This 'mixed income' housing development was built in the early 2000's. Could meeting net zero goals be its undoing?
Net Zero, Social Housing and NIMBY: what lies at the intersection of these murky futures? Well, given the current fad for ‘mixed income’ housing, we might well expect that, in a number of countries, across the hall from a public/social housing family is a more middling-class family of private owners or renters.
Difficult to imagine a productive Not-In-My-Back-Yard across-the-hall hatred between the beneficiaries of a supposedly superior multi-class community that exists within the same walls, but . . .
Suppose, the government has, as a price for its financial support, demanded that Net Zero be achieved by social housing council owners/non-profits/etc. within a stringent time frame. Soon-ish. So far so good, unless . . .
The government has different expectations for homeowners and private landlords when it comes to getting with the Net Zero program. Perhaps it is encouraging rather than requiring compliance, or prescribing compliance on a different timeline than the one for social housing tenants. Uh oh . . .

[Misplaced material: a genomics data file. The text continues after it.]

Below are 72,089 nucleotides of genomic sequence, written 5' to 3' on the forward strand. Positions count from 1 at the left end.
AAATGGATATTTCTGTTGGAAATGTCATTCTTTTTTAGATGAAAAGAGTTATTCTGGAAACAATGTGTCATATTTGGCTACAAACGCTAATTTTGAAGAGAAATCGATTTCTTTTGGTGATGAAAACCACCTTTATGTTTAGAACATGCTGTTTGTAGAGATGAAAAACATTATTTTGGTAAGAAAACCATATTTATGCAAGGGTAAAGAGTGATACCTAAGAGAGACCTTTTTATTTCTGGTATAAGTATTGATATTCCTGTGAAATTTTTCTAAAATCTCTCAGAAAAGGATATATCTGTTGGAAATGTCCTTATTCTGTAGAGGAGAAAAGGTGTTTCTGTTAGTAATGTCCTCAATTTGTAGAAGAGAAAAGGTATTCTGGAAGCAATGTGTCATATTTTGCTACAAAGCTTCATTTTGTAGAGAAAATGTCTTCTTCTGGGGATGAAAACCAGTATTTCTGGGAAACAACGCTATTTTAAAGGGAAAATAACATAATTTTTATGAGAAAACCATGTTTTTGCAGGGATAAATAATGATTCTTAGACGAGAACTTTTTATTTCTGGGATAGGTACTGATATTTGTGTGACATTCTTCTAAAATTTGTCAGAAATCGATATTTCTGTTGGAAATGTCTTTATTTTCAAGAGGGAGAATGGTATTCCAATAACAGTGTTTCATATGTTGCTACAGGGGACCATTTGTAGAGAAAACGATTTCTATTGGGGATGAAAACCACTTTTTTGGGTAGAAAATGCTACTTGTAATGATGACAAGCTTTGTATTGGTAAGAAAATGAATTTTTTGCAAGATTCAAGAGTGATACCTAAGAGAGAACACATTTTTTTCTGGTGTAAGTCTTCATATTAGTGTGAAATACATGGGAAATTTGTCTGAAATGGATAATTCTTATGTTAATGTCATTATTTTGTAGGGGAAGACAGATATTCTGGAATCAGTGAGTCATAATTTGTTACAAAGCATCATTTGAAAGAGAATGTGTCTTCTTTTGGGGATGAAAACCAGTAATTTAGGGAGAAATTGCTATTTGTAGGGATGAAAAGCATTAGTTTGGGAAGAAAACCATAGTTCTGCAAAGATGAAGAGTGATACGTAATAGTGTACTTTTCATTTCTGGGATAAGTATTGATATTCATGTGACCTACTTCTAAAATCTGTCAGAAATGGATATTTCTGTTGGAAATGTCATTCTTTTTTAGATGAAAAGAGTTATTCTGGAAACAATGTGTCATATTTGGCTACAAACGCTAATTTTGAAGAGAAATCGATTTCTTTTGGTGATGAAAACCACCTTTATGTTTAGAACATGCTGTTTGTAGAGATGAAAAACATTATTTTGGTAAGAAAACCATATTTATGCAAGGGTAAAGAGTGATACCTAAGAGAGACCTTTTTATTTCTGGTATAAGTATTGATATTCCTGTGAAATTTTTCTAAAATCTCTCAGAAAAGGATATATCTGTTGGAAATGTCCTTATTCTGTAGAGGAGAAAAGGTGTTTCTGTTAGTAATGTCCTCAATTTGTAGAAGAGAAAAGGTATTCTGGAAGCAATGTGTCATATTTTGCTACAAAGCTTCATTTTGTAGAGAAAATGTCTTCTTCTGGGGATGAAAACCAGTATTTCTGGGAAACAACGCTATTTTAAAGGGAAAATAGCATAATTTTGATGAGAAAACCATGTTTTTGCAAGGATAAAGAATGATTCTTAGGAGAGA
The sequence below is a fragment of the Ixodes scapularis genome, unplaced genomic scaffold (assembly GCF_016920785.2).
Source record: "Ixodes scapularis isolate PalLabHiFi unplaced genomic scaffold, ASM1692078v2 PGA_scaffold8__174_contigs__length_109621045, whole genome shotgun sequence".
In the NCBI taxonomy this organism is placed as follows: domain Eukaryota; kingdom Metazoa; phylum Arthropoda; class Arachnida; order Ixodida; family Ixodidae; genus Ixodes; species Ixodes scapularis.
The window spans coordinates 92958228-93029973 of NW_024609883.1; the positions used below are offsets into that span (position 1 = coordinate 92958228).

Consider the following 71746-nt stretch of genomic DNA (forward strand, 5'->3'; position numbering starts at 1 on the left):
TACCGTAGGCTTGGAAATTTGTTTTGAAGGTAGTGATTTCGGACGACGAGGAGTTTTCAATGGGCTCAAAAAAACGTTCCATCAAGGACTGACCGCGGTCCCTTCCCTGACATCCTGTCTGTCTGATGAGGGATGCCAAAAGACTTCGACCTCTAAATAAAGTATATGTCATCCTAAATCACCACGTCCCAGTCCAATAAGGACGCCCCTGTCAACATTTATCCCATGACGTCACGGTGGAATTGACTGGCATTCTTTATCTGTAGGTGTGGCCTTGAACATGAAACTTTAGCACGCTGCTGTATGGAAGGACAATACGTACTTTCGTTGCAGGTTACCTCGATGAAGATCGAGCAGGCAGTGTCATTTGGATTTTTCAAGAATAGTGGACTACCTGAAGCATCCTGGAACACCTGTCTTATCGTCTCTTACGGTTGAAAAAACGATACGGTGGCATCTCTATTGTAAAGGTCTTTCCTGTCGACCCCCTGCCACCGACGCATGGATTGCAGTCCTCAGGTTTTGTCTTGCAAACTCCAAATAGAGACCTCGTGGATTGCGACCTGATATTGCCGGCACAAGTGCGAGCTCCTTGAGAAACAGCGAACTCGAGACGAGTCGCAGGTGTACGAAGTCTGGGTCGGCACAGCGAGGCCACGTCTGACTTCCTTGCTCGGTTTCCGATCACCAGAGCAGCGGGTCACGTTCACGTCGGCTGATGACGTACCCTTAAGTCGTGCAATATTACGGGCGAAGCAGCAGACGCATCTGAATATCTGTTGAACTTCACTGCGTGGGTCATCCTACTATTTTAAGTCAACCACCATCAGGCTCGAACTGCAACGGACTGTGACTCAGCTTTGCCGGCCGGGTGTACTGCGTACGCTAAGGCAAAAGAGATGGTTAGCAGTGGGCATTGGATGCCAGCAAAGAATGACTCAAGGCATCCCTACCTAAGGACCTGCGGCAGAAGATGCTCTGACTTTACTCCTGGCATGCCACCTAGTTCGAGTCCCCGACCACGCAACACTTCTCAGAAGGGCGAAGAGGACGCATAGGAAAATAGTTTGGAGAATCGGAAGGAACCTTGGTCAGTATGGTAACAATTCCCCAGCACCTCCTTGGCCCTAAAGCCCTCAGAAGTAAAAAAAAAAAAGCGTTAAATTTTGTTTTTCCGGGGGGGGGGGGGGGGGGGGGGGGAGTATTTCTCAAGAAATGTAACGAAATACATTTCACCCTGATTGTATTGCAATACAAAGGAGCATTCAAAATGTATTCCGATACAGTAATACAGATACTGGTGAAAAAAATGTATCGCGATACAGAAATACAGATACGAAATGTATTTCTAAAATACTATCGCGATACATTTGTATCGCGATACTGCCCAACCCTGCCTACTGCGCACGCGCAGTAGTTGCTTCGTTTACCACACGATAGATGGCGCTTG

Every tenant, regardless of social status or income, can have their own version of a net zero cooker. But Net Zero building air circulation? Net Zero building cladding? Achieving these things requires mutual respect and cooperation. Will they be forthcoming?
These and other social housing issues, which will be faced in the future, are raised in a useful article from Scotland in Lexology. It covers such things as:
- Uncertainty surrounding performance of heat pumps and electric heating technology
- Social housing within mixed tenure block
- Cost of zero emission heating systems and other changes
Read more in Lexology: Net Zero: Challenges for the social housing sector. (You’ll have only one free read before being asked to register, so make it a productive one!)
For two initiatives in Scotland that are directly working at this intersection, try: You Can’t Get There From Here – Learning From The UK’S Retrofit Journey and Updated: New Life For 100 Year Old Buildings?